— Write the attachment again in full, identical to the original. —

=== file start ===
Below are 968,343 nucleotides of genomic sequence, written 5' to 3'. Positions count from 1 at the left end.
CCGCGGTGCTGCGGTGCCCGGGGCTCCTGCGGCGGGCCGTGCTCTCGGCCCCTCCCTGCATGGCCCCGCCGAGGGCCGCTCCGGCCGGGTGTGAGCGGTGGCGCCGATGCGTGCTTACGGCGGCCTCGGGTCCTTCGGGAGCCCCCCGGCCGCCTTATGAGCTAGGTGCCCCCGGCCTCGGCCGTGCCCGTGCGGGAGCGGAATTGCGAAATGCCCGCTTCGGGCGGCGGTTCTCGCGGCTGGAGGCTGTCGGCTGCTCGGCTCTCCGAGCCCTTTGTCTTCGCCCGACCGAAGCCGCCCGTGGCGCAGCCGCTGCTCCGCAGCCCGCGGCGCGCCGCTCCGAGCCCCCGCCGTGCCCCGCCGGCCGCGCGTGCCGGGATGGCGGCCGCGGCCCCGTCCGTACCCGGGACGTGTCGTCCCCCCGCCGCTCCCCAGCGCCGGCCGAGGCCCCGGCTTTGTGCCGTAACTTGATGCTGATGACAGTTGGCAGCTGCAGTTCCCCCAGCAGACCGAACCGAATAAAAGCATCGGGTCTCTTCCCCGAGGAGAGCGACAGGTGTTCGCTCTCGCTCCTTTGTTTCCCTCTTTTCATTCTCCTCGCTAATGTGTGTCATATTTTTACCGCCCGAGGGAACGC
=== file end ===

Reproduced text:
Below are 968,343 nucleotides of genomic sequence, written 5' to 3'. Positions count from 1 at the left end.
CCGCGGTGCTGCGGTGCCCGGGGCTCCTGCGGCGGGCCGTGCTCTCGGCCCCTCCCTGCATGGCCCCGCCGAGGGCCGCTCCGGCCGGGTGTGAGCGGTGGCGCCGATGCGTGCTTACGGCGGCCTCGGGTCCTTCGGGAGCCCCCCGGCCGCCTTATGAGCTAGGTGCCCCCGGCCTCGGCCGTGCCCGTGCGGGAGCGGAATTGCGAAATGCCCGCTTCGGGCGGCGGTTCTCGCGGCTGGAGGCTGTCGGCTGCTCGGCTCTCCGAGCCCTTTGTCTTCGCCCGACCGAAGCCGCCCGTGGCGCAGCCGCTGCTCCGCAGCCCGCGGCGCGCCGCTCCGAGCCCCCGCCGTGCCCCGCCGGCCGCGCGTGCCGGGATGGCGGCCGCGGCCCCGTCCGTACCCGGGACGTGTCGTCCCCCCGCCGCTCCCCAGCGCCGGCCGAGGCCCCGGCTTTGTGCCGTAACTTGATGCTGATGACAGTTGGCAGCTGCAGTTCCCCCAGCAGACCGAACCGAATAAAAGCATCGGGTCTCTTCCCCGAGGAGAGCGACAGGTGTTCGCTCTCGCTCCTTTGTTTCCCTCTTTTCATTCTCCTCGCTAATGTGTGTCATATTTTTACCGCCCGAGGGAACGC